If you’ve ever watched parliament in full swing in the Houses of Commons on TV, you may have seen someone sitting in a massive green chair telling off rowdy MPs, and shouting "Order!" at the top of their lungs. Well, that is the role of The Speaker of the House of Commons, and recently, this job became up for grabs. On Nov. 4, 2019, Sir Lindsay Hoyle was elected by MPs, from a running of seven candidates, to be the new Commons Speaker. Hoyle replaces John Bercow, who recently stepped down. So who is Sir Lindsay Hoyle and what is will his role as the 158th Speaker of the House entail?
Born in 1957 in Lancaster, Hoyle is no stranger to politics. His father was once an MP, and is now a Labour Peer. Prior to entering Parliament in 1997, Lindsay was a member of Borough Council in his home county for Chorley in Lancashire, being elected in 1980 at the age of 22. Hoyle has been a Labour MP for Chorley since 1997, and a deputy speaker since 2010 — meaning he's had practise at this before.
In his new role, which requires impartiality, Hoyle will have to step down from his post as MP. In fact, he will have to be separate from political issues for the rest of his career, and even once he’s retired, according to parliament.uk.
The Commons Speaker is essentially a mediator who has to help debates run smoothly in The Commons chamber. With debates happening beween differing parties, often with completely opposing views, things can get a little heated. It’s now Hoyle's job to call MPs up to speak and to control how these debates run, often by repetitively shouting "Order! Order!"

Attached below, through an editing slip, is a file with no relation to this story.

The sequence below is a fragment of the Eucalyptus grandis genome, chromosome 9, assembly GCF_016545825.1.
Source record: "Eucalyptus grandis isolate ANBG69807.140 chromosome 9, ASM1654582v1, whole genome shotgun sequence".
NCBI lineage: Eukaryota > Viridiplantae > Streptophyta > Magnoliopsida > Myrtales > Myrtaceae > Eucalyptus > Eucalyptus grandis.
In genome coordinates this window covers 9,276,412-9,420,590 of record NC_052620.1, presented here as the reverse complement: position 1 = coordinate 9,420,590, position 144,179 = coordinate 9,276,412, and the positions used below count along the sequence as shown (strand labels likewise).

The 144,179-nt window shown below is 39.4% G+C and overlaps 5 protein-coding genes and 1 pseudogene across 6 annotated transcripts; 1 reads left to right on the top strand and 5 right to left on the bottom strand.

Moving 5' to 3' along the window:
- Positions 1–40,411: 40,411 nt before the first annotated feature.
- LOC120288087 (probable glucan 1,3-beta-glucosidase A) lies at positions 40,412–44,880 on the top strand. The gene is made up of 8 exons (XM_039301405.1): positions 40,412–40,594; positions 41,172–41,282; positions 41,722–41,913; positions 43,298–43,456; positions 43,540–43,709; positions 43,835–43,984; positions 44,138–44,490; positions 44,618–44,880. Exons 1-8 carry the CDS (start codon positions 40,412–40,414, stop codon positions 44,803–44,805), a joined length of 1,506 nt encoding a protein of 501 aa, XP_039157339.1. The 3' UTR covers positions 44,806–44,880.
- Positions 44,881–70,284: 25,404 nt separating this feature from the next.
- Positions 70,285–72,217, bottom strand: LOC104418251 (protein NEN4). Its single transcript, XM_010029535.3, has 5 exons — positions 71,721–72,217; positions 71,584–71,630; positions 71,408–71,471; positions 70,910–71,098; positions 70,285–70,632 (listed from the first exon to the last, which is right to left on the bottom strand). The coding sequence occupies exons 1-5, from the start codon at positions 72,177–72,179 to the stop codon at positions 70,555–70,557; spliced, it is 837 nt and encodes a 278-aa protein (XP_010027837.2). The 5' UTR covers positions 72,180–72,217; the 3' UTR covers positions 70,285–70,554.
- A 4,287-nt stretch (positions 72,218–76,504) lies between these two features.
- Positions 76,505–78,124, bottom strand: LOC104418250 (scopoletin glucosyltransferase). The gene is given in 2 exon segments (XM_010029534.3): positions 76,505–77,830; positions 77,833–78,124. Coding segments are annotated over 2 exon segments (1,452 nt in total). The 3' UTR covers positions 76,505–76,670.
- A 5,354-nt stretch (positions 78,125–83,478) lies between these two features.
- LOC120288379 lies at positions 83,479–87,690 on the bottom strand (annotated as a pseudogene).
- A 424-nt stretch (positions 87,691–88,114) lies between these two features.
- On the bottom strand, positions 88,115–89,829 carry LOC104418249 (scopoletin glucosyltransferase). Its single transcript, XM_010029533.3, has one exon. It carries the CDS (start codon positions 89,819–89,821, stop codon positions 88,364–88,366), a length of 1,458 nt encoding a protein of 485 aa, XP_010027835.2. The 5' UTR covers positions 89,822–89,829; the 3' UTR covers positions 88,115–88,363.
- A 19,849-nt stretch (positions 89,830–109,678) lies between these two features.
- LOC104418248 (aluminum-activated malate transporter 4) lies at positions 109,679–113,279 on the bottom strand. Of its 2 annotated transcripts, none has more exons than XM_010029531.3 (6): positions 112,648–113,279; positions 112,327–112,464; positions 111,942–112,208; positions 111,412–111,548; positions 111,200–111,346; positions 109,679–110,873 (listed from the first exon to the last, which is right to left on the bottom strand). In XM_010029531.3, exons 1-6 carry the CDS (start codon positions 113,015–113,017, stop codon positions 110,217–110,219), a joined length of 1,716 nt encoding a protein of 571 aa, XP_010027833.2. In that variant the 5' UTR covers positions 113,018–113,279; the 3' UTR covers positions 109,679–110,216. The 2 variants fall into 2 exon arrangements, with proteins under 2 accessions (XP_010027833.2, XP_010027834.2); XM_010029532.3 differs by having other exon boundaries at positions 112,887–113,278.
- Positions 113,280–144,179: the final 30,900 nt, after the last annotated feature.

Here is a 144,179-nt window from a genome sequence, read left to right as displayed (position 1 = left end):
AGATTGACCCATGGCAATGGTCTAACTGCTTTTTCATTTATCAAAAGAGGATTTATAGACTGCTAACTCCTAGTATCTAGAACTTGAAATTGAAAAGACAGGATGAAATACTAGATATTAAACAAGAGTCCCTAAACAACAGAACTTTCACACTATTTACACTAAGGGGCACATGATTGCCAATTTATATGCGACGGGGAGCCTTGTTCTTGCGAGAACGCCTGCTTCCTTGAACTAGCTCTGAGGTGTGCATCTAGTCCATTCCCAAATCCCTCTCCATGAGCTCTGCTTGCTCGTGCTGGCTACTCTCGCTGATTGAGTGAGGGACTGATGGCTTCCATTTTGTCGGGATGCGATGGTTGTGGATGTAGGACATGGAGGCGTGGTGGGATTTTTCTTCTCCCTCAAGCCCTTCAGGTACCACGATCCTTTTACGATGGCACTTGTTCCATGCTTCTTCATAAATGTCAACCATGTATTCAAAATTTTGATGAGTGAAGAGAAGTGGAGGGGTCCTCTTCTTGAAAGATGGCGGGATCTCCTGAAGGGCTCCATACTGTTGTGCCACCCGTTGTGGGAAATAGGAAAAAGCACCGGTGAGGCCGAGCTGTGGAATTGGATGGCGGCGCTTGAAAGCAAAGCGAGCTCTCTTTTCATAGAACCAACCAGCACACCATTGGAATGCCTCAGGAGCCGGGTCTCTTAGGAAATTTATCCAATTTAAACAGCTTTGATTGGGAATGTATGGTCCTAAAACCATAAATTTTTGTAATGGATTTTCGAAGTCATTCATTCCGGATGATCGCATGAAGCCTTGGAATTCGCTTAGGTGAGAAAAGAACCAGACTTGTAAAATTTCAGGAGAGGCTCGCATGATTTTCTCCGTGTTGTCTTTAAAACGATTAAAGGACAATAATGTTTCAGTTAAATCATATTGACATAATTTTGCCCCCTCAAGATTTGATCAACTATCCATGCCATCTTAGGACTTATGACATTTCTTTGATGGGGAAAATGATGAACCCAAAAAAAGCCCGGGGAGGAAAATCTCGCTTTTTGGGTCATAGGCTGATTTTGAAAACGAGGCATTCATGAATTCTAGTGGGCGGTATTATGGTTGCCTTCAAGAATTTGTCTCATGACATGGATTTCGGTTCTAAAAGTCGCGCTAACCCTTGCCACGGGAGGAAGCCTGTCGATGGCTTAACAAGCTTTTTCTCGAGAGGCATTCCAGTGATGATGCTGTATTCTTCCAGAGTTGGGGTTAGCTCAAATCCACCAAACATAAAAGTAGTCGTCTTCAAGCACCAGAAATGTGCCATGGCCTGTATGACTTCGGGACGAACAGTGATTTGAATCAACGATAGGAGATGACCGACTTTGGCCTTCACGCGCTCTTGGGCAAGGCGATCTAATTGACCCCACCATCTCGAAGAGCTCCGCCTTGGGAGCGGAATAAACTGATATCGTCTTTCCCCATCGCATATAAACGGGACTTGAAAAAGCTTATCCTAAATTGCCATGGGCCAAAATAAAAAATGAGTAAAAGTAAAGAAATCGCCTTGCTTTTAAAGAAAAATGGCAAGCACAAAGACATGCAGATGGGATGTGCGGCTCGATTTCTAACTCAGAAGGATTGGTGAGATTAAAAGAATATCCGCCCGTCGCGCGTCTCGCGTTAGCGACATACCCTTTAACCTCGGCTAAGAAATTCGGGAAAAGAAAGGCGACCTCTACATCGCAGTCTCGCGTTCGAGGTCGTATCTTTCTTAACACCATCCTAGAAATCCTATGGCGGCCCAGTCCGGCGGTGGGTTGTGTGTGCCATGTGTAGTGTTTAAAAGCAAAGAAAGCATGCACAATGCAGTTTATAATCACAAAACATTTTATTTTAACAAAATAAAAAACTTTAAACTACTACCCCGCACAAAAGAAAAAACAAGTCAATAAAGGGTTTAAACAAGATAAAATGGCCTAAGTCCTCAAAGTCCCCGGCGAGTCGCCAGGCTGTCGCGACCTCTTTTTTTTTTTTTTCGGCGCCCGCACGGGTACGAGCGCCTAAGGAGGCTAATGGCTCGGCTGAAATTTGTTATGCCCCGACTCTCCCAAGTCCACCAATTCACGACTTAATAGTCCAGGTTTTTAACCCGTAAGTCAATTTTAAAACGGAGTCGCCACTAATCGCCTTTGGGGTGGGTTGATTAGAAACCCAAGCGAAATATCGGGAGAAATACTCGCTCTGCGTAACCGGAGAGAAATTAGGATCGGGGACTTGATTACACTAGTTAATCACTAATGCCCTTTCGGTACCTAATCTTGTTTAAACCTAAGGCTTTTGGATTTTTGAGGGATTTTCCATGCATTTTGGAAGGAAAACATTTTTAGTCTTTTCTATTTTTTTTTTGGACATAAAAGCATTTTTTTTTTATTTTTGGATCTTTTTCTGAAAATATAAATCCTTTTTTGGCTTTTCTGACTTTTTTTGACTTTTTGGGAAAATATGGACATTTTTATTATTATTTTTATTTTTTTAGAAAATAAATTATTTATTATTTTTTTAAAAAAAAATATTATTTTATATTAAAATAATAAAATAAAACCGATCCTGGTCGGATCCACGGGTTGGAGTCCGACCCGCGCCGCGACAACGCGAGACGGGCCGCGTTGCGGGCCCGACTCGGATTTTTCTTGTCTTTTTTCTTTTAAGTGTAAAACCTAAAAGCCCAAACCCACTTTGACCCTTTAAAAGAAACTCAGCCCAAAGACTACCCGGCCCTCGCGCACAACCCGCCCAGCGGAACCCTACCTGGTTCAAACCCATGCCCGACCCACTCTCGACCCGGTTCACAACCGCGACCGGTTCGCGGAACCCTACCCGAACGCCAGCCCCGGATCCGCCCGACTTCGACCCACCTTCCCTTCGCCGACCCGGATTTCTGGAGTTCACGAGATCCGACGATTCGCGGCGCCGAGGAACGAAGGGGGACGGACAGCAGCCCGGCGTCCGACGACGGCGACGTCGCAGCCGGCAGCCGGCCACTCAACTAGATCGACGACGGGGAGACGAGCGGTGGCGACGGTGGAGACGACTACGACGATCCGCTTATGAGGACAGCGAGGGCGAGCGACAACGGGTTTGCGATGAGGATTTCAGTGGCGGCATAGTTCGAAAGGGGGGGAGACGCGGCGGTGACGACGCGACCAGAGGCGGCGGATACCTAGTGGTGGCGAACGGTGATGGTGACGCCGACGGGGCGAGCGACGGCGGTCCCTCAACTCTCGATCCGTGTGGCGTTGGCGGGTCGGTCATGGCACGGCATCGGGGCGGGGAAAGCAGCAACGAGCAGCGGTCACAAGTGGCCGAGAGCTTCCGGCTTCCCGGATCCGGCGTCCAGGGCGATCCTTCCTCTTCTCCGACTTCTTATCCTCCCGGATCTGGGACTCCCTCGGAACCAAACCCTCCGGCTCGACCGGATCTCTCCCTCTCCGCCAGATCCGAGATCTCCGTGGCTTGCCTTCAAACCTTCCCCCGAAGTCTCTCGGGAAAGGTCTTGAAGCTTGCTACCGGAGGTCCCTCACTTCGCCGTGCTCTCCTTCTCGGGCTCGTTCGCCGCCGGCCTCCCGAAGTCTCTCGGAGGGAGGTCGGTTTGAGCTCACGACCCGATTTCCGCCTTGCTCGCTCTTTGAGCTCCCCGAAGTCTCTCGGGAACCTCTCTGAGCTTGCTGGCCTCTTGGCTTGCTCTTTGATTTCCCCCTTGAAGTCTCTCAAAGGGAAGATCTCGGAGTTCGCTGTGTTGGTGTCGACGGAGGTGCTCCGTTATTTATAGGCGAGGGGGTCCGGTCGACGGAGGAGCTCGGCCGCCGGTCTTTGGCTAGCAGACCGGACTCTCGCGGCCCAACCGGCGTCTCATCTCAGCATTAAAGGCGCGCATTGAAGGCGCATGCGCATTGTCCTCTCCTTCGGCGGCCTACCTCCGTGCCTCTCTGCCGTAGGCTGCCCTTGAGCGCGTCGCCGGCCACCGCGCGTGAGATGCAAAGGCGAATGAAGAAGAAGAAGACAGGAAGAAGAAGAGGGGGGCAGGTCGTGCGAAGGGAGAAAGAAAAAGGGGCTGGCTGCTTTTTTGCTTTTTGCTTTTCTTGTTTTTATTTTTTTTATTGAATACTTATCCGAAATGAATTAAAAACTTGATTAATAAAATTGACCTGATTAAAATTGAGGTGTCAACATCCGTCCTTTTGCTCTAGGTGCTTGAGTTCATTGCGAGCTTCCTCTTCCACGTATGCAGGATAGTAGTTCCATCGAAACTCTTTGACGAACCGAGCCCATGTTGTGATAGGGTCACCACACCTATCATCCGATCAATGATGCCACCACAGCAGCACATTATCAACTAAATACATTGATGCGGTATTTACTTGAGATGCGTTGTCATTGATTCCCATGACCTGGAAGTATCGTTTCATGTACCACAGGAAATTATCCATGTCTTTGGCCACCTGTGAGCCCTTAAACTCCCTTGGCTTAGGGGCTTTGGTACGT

As the Commons Speaker, Hoyle has a lot of responsibility. He has the power to direct an MP to withdraw remarks if they use abusive language, for example, as well as suspend MPs who are deliberately disobedient and halt the sitting of the House if things get seriously disorderly.
After his election on Monday, Sir Lindsey was called up for a speech in the Houses of Commons. In fact, due to tradition, he was literally dragged from his seat by two politicians. In his speech, he promised to be “neutral” and “transparent” in his new role. And he also opened up about his daughter Natalie, who sadly passed away in December 2017, saying, “There’s one person who is not here, my daughter Natalie, I wish she’d been here. We all miss her.”
As previously mentioned, prior to this new role, Hoyle had been deputy Speaker since 2010. Some of the best burns from the no-nonsense Lancastrian so far have been screaming "The panto season is not for another nine months." and dismissing his colleagues singing abilities saying “I don’t want a sing-off within the chamber,” when MPS started humming the tune of Ode To Joy.
Outside of parliament, Sir Lindsay is a massive animal lover, according to the Guardian. He has a tortoise, a cat, dogs, and a parrot called Boris (yes, Boris) who he has taught to squark “Order! Order!” He likes wearing colourful socks, watching the rugby, and supports The Bolton Wanderers FC.